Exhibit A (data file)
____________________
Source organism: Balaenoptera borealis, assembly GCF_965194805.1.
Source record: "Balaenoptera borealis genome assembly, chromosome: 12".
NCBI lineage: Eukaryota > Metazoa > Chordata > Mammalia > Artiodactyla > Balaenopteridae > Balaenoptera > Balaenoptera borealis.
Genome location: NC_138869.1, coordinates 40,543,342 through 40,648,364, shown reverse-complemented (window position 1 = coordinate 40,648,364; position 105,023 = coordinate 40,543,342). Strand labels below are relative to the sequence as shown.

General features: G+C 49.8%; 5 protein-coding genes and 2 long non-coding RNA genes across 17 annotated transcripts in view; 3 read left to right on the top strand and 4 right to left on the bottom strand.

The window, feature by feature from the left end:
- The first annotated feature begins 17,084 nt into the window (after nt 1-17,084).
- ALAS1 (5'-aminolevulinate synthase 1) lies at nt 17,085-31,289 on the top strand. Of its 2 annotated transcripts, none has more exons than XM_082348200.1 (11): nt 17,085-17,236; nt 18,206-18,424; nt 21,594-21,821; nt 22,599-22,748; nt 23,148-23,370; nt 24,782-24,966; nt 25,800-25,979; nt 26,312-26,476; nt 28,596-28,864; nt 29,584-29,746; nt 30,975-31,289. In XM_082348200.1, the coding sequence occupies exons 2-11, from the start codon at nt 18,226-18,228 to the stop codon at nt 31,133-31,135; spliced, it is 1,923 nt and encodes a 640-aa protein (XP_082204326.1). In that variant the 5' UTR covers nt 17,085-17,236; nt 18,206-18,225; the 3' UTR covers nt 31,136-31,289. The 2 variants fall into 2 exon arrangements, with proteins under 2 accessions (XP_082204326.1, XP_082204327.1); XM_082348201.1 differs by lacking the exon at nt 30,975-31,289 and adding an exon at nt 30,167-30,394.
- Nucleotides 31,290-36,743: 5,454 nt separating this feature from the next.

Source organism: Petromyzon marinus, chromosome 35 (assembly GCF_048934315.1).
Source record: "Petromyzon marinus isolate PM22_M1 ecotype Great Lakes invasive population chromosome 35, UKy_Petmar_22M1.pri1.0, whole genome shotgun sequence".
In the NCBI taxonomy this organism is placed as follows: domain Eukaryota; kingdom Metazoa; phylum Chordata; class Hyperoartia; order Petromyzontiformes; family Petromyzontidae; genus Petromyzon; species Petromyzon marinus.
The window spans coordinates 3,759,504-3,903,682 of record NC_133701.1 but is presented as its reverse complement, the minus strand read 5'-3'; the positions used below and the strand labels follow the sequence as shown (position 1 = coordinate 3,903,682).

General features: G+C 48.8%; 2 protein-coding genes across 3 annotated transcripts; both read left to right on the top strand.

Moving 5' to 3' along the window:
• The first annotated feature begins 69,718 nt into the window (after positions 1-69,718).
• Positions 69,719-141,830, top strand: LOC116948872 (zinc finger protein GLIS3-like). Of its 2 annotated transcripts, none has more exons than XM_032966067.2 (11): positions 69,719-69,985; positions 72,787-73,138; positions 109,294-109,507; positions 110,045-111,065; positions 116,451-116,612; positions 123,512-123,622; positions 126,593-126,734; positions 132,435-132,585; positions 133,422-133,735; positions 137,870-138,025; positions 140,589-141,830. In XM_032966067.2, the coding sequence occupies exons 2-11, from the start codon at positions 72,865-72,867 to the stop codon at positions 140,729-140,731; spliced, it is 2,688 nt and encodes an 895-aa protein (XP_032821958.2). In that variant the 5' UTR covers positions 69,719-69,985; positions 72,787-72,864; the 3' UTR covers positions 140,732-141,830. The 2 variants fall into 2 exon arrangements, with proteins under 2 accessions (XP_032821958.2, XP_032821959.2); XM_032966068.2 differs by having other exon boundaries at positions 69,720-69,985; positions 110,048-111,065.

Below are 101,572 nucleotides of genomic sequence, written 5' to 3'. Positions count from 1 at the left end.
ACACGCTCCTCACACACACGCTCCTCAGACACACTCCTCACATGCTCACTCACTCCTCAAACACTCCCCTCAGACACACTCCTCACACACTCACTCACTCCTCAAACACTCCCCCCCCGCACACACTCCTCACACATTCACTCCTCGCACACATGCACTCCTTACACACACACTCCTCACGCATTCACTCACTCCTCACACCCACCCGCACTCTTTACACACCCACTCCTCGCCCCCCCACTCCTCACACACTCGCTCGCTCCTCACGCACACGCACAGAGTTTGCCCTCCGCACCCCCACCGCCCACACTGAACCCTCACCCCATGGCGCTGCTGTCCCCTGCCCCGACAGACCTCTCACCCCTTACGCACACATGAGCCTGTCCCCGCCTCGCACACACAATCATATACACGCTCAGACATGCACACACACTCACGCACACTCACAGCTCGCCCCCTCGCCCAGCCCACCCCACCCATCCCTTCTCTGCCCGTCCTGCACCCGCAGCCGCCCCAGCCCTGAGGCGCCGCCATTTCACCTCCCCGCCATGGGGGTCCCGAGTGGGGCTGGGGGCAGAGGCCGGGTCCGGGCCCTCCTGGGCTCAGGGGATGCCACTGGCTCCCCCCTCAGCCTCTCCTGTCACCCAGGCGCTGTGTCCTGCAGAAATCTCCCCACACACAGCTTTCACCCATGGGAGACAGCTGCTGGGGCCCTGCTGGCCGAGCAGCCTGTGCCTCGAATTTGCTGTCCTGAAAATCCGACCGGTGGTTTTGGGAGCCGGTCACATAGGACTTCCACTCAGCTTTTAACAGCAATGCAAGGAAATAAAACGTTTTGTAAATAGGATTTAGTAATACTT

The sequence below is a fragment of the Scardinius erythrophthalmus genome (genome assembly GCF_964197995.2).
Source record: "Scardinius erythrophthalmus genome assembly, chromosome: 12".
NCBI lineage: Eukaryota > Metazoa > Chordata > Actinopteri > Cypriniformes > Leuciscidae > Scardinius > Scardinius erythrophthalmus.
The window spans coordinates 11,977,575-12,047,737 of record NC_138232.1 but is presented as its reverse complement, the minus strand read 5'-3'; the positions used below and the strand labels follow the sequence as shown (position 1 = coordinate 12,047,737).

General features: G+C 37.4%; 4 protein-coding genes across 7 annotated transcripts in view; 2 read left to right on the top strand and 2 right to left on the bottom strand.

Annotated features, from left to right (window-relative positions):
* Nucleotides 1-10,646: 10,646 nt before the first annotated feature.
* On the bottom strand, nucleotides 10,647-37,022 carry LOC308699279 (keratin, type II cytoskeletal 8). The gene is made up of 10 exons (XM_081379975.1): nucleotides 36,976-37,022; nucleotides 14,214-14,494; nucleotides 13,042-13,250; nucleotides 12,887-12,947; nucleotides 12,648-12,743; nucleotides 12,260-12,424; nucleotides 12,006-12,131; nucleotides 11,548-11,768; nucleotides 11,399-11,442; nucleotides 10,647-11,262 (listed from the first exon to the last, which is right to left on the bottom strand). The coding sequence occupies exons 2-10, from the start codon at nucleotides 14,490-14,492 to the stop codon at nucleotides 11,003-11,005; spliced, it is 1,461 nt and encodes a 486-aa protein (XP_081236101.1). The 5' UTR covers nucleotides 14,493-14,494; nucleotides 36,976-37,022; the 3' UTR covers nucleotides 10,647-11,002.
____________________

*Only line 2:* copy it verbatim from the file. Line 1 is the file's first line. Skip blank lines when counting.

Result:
Source record: "Balaenoptera borealis genome assembly, chromosome: 12".